Franco AA: The Bacteroides fragilis pathogenicity island is contained in a putative novel conjugative transposon. J Bacteriol. 2004, 186 (18): 6077-6092. 10.1128/JB.186.18.6077-6092.2004.
Kienesberger S, Trummler CS, Fauster A, Lang S, Sprenger H, Gorkiewicz G, Zechner EL: Interbacterial macromolecular transfer by the Campylobacter fetus subsp. venerealis type IV secretion system. J Bacteriol. 2011, 193 (3): 744-758. 10.1128/JB.00798-10.
Roche D, Flechard M, Lallier N, Reperant M, Bree A, Pascal G, Schouler C, Germon P: ICEEc2, a new integrative and conjugative element belonging to the pKLC102/PAGI-2 family, identified in Escherichia coli strain BEN374. J Bacteriol. 2010, 192 (19): 5026-5036. 10.1128/JB.00609-10.
Daccord A, Ceccarelli D, Burrus V: Integrating conjugative elements of the SXT/R391 family trigger the excision and drive the mobilization of a new class of Vibrio genomic islands. Mol Microbiol. 2010, 78 (3): 576-588. 10.1111/j.1365-2958.2010.07364.x.
Laverde Gomez JA, van Schaik W, Freitas AR, Coque TM, Weaver KE, Francia MV, Witte W, Werner G: A multiresistance megaplasmid pLG1 bearing a hylEfm genomic island in hospital Enterococcus faecium isolates. Int J Med Microbiol. 2011, 301 (2): 165-175. 10.1016/j.ijmm.2010.08.015.
Manson JM, Hancock LE, Gilmore MS: Mechanism of chromosomal transfer of Enterococcus faecalis pathogenicity island, capsule, antimicrobial resistance, and other traits. Proc Natl Acad Sci USA. 2010, 107 (27): 12269-12274. 10.1073/pnas.1000139107.
Mikosa M, Sochacka-Pietal M, Baj J, Bartosik D: Identification of a transposable genomic island of Paracoccus pantotrophus DSM 11072 by its transposition to a novel entrapment vector pMMB2. Microbiology. 2006, 152 (Pt 4): 1063-1073.
Hacker J, Kaper JB: Pathogenicity islands and the evolution of microbes. Annu Rev Microbiol. 2000, 54: 641-679. 10.1146/annurev.micro.54.1.641.
Putze J, Hennequin C, Nougayrede JP, Zhang W, Homburg S, Karch H, Bringer MA, Fayolle C, Carniel E, Rabsch W, et al: Genetic structure and distribution of the colibactin genomic island among members of the family Enterobacteriaceae. Infect Immun. 2009, 77 (11): 4696-4703. 10.1128/IAI.00522-09.
Cabezon E, Sastre JI, de la Cruz F: Genetic evidence of a coupling role for the TraG protein family in bacterial conjugation. Mol Gen Genet. 1997, 254 (4): 400-406. 10.1007/s004380050432.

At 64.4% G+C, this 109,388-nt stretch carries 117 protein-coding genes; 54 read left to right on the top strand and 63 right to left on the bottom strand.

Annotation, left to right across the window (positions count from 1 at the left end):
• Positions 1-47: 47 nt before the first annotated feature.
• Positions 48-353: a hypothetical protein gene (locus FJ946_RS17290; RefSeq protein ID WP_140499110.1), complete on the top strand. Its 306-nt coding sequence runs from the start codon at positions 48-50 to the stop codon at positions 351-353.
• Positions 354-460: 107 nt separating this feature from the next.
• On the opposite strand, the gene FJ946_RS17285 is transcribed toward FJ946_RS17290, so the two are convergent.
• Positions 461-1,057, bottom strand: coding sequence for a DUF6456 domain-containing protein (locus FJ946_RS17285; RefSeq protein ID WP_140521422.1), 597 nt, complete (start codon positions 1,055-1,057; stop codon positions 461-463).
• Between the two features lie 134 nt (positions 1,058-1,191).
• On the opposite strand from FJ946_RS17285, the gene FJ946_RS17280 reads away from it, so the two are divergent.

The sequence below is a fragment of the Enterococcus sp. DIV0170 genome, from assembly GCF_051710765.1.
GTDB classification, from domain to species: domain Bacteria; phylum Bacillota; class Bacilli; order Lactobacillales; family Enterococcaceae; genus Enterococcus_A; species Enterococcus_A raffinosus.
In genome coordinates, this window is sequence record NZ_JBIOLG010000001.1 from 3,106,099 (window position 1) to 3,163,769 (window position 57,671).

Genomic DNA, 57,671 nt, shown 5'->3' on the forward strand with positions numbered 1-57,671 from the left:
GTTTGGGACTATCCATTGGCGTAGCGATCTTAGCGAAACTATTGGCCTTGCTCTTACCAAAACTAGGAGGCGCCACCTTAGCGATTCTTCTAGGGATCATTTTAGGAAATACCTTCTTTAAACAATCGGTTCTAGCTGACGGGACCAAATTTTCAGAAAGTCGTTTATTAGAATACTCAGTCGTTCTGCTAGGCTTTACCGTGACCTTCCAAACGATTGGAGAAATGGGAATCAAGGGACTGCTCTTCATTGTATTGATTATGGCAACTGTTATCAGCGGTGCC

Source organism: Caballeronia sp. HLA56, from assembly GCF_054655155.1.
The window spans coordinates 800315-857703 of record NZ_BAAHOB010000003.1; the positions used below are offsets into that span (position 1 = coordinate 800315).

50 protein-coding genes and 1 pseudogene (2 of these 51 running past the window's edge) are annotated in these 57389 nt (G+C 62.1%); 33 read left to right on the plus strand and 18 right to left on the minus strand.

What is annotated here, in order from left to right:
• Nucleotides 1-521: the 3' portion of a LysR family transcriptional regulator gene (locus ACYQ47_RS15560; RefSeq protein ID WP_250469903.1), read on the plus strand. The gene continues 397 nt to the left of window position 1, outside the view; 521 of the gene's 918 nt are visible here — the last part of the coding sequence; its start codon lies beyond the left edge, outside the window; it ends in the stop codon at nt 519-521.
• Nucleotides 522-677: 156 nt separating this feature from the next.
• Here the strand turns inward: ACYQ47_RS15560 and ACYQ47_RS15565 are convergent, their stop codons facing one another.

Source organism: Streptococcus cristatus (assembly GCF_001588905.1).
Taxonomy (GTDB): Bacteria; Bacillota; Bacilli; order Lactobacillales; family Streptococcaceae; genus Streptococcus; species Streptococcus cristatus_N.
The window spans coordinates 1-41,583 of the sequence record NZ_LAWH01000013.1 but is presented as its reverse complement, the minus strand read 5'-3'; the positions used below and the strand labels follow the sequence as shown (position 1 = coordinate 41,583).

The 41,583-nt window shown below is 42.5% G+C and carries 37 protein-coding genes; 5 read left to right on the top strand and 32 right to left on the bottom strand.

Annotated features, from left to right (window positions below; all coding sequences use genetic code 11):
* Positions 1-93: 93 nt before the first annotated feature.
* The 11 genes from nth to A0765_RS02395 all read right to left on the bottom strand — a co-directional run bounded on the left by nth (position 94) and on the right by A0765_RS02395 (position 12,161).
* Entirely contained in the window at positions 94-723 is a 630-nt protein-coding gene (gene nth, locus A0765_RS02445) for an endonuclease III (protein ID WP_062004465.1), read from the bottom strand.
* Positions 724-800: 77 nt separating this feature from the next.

Bach S, Buchrieser C, Prentice M, Guiyoule A, Msadek T, Carniel E: The high-pathogenicity island of Yersinia enterocolitica Ye8081 undergoes low-frequency deletion but not precise excision, suggesting recent stabilization in the genome. Infect Immun. 1999, 67 (10): 5091-5099.
Nair S, Alokam S, Kothapalli S, Porwollik S, Proctor E, Choy C, McClelland M, Liu SL, Sanderson KE: Salmonella enterica serovar Typhi strains from which SPI7, a 134-kilobase island with genes for Vi exopolysaccharide and other functions, has been deleted. J Bacteriol. 2004, 186 (10): 3214-3223. 10.1128/JB.186.10.3214-3223.2004.
Rajanna C, Wang J, Zhang D, Xu Z, Ali A, Hou YM, Karaolis DK: The Vibrio pathogenicity island of epidemic Vibrio cholerae forms precise extrachromosomal circular excision products. J Bacteriol. 2003, 185 (23): 6893-6901. 10.1128/JB.185.23.6893-6901.2003.
Antonenka U, Nölting C, Heesemann J, Rakin A: Horizontal transfer of Yersinia high-pathogenicity island by the conjugative RP4 attB target-presenting shuttle plasmid. Mol Microbiol. 2005, 57 (3): 727-734. 10.1111/j.1365-2958.2005.04722.x.
Burrus V, Waldor MK: Shaping bacterial genomes with integrative and conjugative elements. Res Microbiol. 2004, 155 (5): 376-386. 10.1016/j.resmic.2004.01.012.
Wang J, Wang GR, Shoemaker NB, Salyers AA: Production of two proteins encoded by the Bacteroides mobilizable transposon NBU1 correlates with time-dependent accumulation of the excised NBU1 circular form. J Bacteriol. 2001, 183 (21): 6335-6343. 10.1128/JB.183.21.6335-6343.2001.